A few weeks ago, I was walking with Grace around the Ackland Art Museum in Chapel Hill. We slipped in right before it closed and it was like stepping into a vault of solemn beauty. We spoke in our best library voices and talked about which paintings we liked the best, which Asian sculptures we’d smuggle home, which artists communicated well.
“I love being here,” Grace said. “It’s so peaceful. It makes me think that this,” she said, gesturing to the art all around the room, “is what I want to do with my life. I wish it mattered, though. I wish art did something for people.”
“But it does!” I exclaimed. “It does so much. Without art… well… people wouldn’t…”
I trailed off. I couldn’t find the right words for what I was trying to tell her. I believed wholly that art mattered and that it matters, but I hadn’t the slightest way to convince her of this. I was sad, scared that she believed that her painting, her photography, her fashion were meaningless–and frustrated by my inability to communicate otherwise. We kept walking around the gallery and the conversation faded, but her question has been ringing in my mind ever since.
I’d like to attempt a better explanation for what I was trying persuade Grace of. I’m fully aware that I’m not saying anything new or refreshing, but I can’t shake the sense that I need to say it. For my benefit, as well as for hers.
As you well know, we lived in the realm of imagination when we were children. The boundaries between the creativity of the mind and the reality of everyday life were fuzzy for us. Your old trunk of dress-up clothes was a seemingly bottomless repository of new identities, new stories. We made up for our lack of real pets by inventing invisible ones, “spirit animals,” whose appearances were ripped from the animal encyclopedia. We built miniature communities from Playmobil and Brio train tracks and played for hours in these tiny worlds. I think we lived more in our colorful minds than anywhere else.
As we grew up, we gradually shed these imaginary retreats. Kelsey started playing sports; I withdrew into books, to worlds that had already been created for me; but you didn’t relinquish your creativity so easily. In many ways, you’ve maintained it much more carefully than the rest of us have. This is why you are still an artist today.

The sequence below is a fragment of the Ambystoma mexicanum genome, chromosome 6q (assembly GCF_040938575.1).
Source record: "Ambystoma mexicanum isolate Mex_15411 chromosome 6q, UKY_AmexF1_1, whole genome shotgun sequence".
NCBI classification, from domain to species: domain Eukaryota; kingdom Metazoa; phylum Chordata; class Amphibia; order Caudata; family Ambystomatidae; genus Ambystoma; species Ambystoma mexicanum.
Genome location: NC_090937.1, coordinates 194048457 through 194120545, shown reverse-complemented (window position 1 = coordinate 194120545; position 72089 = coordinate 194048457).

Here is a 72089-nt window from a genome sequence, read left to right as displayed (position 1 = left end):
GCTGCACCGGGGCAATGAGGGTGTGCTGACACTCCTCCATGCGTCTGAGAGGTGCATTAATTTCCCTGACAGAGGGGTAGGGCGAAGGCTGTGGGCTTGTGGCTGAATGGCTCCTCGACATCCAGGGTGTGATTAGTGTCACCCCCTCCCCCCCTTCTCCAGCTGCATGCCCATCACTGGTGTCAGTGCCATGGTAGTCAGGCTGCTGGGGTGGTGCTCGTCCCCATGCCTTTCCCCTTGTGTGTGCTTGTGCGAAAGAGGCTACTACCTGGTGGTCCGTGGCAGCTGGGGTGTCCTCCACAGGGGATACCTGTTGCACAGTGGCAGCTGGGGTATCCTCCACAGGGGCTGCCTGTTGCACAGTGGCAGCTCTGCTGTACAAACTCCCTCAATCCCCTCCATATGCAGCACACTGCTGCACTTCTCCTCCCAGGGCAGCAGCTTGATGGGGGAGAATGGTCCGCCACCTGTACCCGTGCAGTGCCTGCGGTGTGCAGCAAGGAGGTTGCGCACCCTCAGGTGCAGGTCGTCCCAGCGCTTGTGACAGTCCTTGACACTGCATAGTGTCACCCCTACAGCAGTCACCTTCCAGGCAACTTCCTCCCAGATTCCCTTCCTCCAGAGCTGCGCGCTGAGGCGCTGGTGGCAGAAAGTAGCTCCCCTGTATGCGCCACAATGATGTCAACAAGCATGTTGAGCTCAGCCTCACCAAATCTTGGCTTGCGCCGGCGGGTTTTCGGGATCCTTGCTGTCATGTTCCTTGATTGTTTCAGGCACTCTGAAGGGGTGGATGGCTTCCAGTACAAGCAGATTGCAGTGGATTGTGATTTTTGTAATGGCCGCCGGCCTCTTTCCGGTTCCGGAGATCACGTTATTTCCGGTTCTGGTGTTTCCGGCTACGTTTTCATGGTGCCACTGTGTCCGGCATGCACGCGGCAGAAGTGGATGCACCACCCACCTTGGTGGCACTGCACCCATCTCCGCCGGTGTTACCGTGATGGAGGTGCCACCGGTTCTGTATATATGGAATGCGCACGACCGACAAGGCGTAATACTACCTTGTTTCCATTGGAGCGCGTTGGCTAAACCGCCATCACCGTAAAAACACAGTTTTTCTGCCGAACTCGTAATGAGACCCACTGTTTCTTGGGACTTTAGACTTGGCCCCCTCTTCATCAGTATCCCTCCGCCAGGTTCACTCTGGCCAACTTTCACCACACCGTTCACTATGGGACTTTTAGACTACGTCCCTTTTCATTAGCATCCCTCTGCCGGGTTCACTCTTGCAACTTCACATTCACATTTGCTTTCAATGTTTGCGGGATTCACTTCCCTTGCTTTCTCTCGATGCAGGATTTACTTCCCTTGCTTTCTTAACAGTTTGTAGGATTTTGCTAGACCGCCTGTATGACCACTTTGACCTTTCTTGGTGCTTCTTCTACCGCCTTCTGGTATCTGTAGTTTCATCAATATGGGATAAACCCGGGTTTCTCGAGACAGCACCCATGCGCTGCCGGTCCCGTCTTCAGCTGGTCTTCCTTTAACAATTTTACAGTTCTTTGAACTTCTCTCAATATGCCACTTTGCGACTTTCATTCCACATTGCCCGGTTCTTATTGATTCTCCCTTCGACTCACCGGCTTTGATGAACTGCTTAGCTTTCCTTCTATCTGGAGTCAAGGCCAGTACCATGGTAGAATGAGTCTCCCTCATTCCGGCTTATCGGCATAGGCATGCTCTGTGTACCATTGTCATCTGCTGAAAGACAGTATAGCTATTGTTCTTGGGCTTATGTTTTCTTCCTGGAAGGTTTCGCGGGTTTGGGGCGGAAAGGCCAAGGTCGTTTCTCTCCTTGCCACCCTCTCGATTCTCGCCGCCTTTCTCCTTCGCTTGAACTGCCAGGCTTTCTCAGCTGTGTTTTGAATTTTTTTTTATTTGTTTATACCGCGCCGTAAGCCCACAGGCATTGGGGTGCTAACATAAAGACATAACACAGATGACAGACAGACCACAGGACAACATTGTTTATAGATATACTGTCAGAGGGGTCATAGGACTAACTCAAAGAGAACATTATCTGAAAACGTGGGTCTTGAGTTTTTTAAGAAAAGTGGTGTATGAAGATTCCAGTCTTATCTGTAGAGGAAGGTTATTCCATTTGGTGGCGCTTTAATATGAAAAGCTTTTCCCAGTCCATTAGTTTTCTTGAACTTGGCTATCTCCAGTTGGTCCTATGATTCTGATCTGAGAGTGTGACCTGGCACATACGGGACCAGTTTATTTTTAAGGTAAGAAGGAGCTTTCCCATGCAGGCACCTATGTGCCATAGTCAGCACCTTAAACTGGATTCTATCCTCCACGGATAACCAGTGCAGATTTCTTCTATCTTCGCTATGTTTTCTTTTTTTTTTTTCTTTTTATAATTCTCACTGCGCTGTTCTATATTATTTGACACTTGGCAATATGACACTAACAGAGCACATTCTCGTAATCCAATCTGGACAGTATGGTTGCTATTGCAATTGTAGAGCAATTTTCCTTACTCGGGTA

You asked me in Ackland if art mattered and you seemed to have already reached the conclusion that it didn’t. I didn’t have a good answer for you then, but I wanted to let you know that I profoundly disagree with your conclusion.
This is why I think art–and your art, especially–matters. You asked if art really did anything for people. You’re right that it doesn’t put a roof over people’s heads or give them clean drinking water. Art doesn’t reform women’s rights in the third world or end famines. But it matters because it reaches the soul, a place that no amount of foreign aid or number of peacekeeping troops can reach. Great paintings, songs, poems, films, and novels accomplish a work in the heart and mind that nothing else can accomplish, which is also why art has existed for as long as people have existed.
Most importantly, I believe art communicates the divine. As a Christian, all forms of great art–even if they are not explicitly Christian–point me back to God. I am reminded of the goodness of the created world, the beauty that we have learned to find and express, and the strange mercy of Jesus. Even those who do not believe in a supernatural force find something uniquely spiritual and enduring about the communion between the self and a great work of art. (Just talk to Edmund Burke a little bit about this and you’ll see what I mean.) The next question, then, is what is a “great” work of art, but that’s another pompous, rambling letter for another time.
I just wanted to tell you to keep doing what you’re doing. It matters.
I love you, chicky.